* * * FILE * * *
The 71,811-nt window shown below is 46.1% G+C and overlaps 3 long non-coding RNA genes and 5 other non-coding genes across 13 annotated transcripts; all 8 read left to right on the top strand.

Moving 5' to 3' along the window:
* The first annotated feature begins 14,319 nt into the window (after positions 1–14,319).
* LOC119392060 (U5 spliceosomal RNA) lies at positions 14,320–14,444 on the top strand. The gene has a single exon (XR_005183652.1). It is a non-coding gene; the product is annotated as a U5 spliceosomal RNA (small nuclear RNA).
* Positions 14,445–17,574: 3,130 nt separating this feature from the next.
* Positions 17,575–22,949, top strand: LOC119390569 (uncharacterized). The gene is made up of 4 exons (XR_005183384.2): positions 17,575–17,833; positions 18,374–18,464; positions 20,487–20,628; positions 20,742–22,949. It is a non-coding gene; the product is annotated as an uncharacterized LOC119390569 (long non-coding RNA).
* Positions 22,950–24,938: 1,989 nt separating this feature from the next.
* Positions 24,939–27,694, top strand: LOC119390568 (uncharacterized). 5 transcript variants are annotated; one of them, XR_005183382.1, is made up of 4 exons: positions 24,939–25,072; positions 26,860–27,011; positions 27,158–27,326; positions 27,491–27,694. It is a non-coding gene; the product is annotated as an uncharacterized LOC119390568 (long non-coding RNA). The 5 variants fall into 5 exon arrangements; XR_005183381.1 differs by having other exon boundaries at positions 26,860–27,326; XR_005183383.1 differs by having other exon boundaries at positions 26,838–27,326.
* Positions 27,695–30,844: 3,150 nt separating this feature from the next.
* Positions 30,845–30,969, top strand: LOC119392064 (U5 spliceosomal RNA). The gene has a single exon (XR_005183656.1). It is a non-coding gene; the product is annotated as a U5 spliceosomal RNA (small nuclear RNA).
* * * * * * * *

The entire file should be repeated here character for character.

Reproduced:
The 71,811-nt window shown below is 46.1% G+C and overlaps 3 long non-coding RNA genes and 5 other non-coding genes across 13 annotated transcripts; all 8 read left to right on the top strand.

Moving 5' to 3' along the window:
* The first annotated feature begins 14,319 nt into the window (after positions 1–14,319).
* LOC119392060 (U5 spliceosomal RNA) lies at positions 14,320–14,444 on the top strand. The gene has a single exon (XR_005183652.1). It is a non-coding gene; the product is annotated as a U5 spliceosomal RNA (small nuclear RNA).
* Positions 14,445–17,574: 3,130 nt separating this feature from the next.
* Positions 17,575–22,949, top strand: LOC119390569 (uncharacterized). The gene is made up of 4 exons (XR_005183384.2): positions 17,575–17,833; positions 18,374–18,464; positions 20,487–20,628; positions 20,742–22,949. It is a non-coding gene; the product is annotated as an uncharacterized LOC119390569 (long non-coding RNA).
* Positions 22,950–24,938: 1,989 nt separating this feature from the next.
* Positions 24,939–27,694, top strand: LOC119390568 (uncharacterized). 5 transcript variants are annotated; one of them, XR_005183382.1, is made up of 4 exons: positions 24,939–25,072; positions 26,860–27,011; positions 27,158–27,326; positions 27,491–27,694. It is a non-coding gene; the product is annotated as an uncharacterized LOC119390568 (long non-coding RNA). The 5 variants fall into 5 exon arrangements; XR_005183381.1 differs by having other exon boundaries at positions 26,860–27,326; XR_005183383.1 differs by having other exon boundaries at positions 26,838–27,326.
* Positions 27,695–30,844: 3,150 nt separating this feature from the next.
* Positions 30,845–30,969, top strand: LOC119392064 (U5 spliceosomal RNA). The gene has a single exon (XR_005183656.1). It is a non-coding gene; the product is annotated as a U5 spliceosomal RNA (small nuclear RNA).